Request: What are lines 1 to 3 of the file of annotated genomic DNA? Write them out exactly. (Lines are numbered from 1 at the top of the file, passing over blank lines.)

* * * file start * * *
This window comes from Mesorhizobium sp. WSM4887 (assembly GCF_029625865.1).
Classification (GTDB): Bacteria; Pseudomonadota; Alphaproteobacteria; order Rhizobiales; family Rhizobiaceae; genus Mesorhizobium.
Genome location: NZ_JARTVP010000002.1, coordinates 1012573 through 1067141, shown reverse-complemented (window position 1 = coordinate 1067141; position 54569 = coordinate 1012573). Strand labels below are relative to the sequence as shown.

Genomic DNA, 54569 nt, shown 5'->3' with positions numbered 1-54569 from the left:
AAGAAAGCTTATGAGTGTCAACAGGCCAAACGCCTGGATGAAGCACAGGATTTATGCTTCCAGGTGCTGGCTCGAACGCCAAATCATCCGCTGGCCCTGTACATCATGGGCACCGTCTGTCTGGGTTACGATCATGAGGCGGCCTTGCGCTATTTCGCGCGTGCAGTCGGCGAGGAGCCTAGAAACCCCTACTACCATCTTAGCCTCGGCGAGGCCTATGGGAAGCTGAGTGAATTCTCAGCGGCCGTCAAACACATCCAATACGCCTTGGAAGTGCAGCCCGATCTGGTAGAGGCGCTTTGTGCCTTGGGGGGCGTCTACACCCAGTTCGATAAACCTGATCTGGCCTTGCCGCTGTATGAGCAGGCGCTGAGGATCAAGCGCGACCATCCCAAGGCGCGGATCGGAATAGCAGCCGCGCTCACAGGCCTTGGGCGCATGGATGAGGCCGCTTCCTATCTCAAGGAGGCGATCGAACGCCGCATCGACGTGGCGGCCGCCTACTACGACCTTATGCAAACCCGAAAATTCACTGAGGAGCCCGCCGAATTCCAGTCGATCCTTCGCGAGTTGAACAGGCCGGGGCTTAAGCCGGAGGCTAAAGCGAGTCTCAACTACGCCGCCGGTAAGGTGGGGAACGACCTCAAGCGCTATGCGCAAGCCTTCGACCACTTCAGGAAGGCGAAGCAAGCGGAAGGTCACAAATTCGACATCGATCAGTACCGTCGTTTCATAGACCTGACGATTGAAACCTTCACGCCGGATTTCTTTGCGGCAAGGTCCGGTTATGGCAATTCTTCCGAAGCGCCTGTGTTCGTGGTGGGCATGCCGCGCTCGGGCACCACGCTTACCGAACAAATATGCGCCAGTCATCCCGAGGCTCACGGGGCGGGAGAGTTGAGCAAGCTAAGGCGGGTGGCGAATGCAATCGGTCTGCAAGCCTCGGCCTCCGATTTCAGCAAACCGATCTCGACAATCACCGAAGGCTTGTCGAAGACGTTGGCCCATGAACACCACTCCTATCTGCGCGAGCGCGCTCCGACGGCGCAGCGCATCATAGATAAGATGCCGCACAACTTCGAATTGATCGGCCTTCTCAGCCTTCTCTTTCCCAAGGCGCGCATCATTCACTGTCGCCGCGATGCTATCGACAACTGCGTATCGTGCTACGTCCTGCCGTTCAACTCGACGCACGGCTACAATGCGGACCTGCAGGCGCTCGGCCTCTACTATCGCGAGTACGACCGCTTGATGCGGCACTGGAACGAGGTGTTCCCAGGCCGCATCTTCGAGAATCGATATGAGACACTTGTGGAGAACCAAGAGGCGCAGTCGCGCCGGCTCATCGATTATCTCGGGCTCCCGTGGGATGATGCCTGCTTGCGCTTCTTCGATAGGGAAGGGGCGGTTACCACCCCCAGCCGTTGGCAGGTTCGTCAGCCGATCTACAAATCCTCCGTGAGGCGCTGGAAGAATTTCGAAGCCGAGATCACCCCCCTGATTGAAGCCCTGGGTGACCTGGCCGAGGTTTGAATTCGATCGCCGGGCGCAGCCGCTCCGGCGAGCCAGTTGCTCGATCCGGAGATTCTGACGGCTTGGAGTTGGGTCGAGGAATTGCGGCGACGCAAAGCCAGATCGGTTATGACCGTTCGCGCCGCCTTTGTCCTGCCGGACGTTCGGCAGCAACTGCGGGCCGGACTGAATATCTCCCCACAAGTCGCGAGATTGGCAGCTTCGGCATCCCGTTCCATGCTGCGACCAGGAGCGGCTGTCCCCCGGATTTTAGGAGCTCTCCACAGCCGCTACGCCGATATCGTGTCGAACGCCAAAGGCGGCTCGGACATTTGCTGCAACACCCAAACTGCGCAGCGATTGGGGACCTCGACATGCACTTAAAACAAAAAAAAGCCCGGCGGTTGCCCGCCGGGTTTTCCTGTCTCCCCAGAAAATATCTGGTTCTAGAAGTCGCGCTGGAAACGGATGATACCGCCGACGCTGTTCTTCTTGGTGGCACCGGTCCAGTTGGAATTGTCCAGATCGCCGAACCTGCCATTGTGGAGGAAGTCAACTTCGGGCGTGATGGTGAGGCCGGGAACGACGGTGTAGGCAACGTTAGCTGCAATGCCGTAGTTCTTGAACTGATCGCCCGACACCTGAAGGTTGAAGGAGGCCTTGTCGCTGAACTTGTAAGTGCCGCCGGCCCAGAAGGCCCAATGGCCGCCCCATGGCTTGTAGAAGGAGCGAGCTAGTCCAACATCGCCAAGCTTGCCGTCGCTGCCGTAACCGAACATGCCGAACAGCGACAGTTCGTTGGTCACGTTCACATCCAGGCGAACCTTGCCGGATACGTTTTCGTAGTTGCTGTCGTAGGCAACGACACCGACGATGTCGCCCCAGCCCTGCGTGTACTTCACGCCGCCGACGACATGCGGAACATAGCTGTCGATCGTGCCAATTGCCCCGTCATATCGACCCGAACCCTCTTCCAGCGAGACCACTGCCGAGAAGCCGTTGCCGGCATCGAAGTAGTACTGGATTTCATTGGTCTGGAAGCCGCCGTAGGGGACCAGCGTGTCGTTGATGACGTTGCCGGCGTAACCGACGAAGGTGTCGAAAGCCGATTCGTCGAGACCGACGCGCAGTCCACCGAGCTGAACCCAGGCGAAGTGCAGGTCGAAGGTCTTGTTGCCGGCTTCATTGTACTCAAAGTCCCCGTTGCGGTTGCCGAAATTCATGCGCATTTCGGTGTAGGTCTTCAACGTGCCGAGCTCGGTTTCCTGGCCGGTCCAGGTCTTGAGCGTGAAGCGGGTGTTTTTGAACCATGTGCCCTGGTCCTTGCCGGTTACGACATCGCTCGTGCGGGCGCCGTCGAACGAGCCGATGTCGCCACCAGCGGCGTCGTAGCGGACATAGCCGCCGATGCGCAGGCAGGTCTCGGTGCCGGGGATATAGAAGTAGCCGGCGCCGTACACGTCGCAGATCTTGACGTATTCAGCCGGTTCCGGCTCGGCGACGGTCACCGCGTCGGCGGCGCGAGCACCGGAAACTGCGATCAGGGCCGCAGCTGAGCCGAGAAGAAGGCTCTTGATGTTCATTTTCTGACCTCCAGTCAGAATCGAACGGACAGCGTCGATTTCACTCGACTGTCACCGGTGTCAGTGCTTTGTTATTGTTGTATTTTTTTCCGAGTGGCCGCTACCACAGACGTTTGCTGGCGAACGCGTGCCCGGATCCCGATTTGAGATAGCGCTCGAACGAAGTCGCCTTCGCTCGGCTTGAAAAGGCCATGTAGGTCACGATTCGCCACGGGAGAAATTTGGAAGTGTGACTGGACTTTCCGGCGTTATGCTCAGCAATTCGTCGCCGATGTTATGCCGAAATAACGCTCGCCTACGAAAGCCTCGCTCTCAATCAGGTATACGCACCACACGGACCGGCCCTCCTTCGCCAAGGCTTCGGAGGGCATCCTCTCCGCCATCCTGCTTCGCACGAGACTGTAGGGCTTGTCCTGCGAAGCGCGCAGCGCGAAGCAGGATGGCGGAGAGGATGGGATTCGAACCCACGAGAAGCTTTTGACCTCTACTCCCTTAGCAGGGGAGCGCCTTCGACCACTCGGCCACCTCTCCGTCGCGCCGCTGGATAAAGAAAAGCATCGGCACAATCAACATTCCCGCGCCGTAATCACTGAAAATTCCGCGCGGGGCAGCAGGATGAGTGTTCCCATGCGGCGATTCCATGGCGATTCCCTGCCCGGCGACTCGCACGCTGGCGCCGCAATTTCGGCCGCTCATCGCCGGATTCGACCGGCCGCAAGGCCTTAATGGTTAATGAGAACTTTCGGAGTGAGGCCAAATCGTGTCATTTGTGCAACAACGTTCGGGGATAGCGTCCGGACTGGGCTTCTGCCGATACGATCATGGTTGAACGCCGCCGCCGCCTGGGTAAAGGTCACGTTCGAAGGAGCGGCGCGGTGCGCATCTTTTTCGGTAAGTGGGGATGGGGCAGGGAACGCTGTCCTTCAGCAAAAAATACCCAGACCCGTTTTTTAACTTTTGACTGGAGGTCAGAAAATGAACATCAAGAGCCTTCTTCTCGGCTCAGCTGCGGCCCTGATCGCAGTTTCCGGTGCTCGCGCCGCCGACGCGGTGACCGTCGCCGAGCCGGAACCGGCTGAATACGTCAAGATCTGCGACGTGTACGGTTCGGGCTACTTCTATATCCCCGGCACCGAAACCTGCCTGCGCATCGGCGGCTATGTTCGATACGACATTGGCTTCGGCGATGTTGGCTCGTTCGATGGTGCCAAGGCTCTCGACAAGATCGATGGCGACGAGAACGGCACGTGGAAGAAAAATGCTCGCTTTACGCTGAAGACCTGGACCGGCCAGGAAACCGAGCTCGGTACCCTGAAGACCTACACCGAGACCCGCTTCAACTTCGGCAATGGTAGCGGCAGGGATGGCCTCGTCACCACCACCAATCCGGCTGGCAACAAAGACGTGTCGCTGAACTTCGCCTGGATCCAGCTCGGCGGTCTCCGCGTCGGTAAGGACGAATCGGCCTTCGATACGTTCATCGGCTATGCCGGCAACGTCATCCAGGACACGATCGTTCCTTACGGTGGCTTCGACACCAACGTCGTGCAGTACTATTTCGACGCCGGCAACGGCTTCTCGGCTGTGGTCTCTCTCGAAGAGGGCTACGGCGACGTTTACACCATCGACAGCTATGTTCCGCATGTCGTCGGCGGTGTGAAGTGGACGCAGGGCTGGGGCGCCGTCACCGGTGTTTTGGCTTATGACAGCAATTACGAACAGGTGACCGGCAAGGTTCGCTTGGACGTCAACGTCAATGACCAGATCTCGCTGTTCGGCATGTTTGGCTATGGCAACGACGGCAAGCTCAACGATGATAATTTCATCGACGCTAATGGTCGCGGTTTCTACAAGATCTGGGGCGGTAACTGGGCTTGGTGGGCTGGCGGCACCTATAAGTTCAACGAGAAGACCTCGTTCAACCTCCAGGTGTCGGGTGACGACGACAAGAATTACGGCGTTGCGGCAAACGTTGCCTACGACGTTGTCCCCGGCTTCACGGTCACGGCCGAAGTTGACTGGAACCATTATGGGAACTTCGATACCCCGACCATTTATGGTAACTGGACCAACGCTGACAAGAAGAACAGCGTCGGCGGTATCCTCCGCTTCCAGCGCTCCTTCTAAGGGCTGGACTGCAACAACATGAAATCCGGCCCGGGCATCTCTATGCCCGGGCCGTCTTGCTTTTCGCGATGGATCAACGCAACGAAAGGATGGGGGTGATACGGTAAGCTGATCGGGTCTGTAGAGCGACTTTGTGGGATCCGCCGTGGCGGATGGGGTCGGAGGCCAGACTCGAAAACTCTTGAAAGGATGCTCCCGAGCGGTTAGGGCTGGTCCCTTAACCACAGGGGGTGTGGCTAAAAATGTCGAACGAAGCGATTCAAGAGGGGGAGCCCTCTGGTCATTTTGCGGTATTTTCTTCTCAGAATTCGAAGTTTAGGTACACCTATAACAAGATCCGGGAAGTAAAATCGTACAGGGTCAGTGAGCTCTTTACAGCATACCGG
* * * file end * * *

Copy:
This window comes from Mesorhizobium sp. WSM4887 (assembly GCF_029625865.1).
Classification (GTDB): Bacteria; Pseudomonadota; Alphaproteobacteria; order Rhizobiales; family Rhizobiaceae; genus Mesorhizobium.
Genome location: NZ_JARTVP010000002.1, coordinates 1012573 through 1067141, shown reverse-complemented (window position 1 = coordinate 1067141; position 54569 = coordinate 1012573). Strand labels below are relative to the sequence as shown.